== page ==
It’s a tragic death. A 5th grade student, attending Saint-Dominique college in Saint-Herblain (Loire-Atlantique), died following serious head trauma, the Regional Health Agency (ARS) announced this Monday in a press release. According to the ARS, this student “fell unwell within 15 minutes” following a vaccination against papillomavirusa sexually transmitted infection. According to France Blue Loire Ocean, the student, sitting on a chair, then falls. It was this fall that caused the head trauma, according to the ARS.
“This type of discomfort can occur due to stress caused by vaccination, but is unrelated to the vaccine product or to a quality defect in the vaccine,” assures the ARS. According to France Bleu, the schoolboy volunteered to receive the papillomavirus vaccine. Following his discomfort, he was taken to the Nantes University Hospital where he died, a week after the accident. “His condition deteriorated over the following days in relation to the severity of the head trauma,” confirms the ARS.
Opening an investigation
In this same press release, the ARS “would like to send its most sincere condolences to his family” and shares “the sorrow of the teams of his school and his comrades”. At the same time, she announced the opening of an “administrative investigation”, “as for any serious adverse event linked to care”. This aims to “establish the conditions for carrying out vaccination and its medical supervision in the establishment, as well as the conditions for the medical care of the child”.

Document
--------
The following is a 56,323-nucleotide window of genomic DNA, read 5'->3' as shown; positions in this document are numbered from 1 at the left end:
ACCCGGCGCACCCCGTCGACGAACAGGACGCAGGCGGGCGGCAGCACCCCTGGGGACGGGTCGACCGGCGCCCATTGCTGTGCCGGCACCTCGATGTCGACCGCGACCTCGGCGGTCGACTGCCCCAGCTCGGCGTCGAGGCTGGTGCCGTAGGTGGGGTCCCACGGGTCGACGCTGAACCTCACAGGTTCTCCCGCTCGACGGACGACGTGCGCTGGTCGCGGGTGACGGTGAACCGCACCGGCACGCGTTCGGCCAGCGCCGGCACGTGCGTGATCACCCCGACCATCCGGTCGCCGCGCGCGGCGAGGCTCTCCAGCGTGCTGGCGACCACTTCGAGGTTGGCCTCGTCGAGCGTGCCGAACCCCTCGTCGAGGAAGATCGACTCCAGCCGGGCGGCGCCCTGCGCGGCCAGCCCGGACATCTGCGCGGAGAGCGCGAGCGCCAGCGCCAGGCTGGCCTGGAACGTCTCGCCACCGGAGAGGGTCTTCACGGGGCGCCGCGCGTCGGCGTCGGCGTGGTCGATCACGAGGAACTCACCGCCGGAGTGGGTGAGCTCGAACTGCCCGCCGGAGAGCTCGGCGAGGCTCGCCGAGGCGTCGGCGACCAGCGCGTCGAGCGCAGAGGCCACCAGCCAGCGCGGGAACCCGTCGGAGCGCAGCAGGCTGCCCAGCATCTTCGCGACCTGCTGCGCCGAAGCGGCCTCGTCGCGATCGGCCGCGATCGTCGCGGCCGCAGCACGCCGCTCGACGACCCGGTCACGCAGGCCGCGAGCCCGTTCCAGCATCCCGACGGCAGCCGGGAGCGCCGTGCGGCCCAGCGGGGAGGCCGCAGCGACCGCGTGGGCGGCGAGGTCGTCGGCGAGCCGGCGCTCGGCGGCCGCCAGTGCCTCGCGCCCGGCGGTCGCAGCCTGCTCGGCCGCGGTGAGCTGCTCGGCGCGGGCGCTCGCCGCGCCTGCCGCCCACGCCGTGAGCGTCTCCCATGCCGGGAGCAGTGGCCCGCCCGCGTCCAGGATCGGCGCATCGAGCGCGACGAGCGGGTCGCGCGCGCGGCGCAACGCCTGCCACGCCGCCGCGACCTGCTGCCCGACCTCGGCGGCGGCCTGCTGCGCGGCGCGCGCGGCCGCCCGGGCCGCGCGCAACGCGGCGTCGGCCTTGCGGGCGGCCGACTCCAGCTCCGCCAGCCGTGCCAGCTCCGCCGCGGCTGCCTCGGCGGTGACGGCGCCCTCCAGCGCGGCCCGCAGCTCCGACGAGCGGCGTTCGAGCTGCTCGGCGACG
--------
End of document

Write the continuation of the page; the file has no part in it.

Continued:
Following the schoolboy’s accident, the vaccination campaign was suspended in Loire-Atlantique on Friday October 20, the eve of the school holidays. It will resume at the start of the school year on November 6, specifies AFP.
The vaccination campaign against papillomavirus in colleges has started at the beginning of October in certain French regions. The State wants to achieve 80% vaccination for this age group by 2030. In France, HPV – the English acronym for “human papillomavirus” – causes more than 6,000 new cases of cancer per year.